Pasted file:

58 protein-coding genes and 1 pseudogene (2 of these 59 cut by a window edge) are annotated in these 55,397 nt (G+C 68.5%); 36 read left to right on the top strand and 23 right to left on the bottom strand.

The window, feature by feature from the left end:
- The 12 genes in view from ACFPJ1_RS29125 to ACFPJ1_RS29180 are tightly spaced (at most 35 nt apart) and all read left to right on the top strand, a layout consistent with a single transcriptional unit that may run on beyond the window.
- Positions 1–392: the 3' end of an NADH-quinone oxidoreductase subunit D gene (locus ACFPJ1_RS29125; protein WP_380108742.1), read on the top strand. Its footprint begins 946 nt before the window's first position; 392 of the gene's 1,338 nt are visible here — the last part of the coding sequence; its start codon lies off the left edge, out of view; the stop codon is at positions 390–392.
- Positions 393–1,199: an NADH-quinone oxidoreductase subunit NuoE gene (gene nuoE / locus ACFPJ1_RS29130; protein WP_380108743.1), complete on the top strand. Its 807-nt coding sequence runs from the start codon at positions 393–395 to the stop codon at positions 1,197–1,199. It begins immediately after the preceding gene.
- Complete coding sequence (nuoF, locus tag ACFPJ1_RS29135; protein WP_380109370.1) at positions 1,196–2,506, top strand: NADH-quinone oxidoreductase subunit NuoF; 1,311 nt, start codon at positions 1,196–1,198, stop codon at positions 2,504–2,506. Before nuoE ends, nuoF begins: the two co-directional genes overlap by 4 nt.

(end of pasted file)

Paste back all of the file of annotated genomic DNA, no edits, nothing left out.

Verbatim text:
58 protein-coding genes and 1 pseudogene (2 of these 59 cut by a window edge) are annotated in these 55,397 nt (G+C 68.5%); 36 read left to right on the top strand and 23 right to left on the bottom strand.

The window, feature by feature from the left end:
- The 12 genes in view from ACFPJ1_RS29125 to ACFPJ1_RS29180 are tightly spaced (at most 35 nt apart) and all read left to right on the top strand, a layout consistent with a single transcriptional unit that may run on beyond the window.
- Positions 1–392: the 3' end of an NADH-quinone oxidoreductase subunit D gene (locus ACFPJ1_RS29125; protein WP_380108742.1), read on the top strand. Its footprint begins 946 nt before the window's first position; 392 of the gene's 1,338 nt are visible here — the last part of the coding sequence; its start codon lies off the left edge, out of view; the stop codon is at positions 390–392.
- Positions 393–1,199: an NADH-quinone oxidoreductase subunit NuoE gene (gene nuoE / locus ACFPJ1_RS29130; protein WP_380108743.1), complete on the top strand. Its 807-nt coding sequence runs from the start codon at positions 393–395 to the stop codon at positions 1,197–1,199. It begins immediately after the preceding gene.
- Complete coding sequence (nuoF, locus tag ACFPJ1_RS29135; protein WP_380109370.1) at positions 1,196–2,506, top strand: NADH-quinone oxidoreductase subunit NuoF; 1,311 nt, start codon at positions 1,196–1,198, stop codon at positions 2,504–2,506. Before nuoE ends, nuoF begins: the two co-directional genes overlap by 4 nt.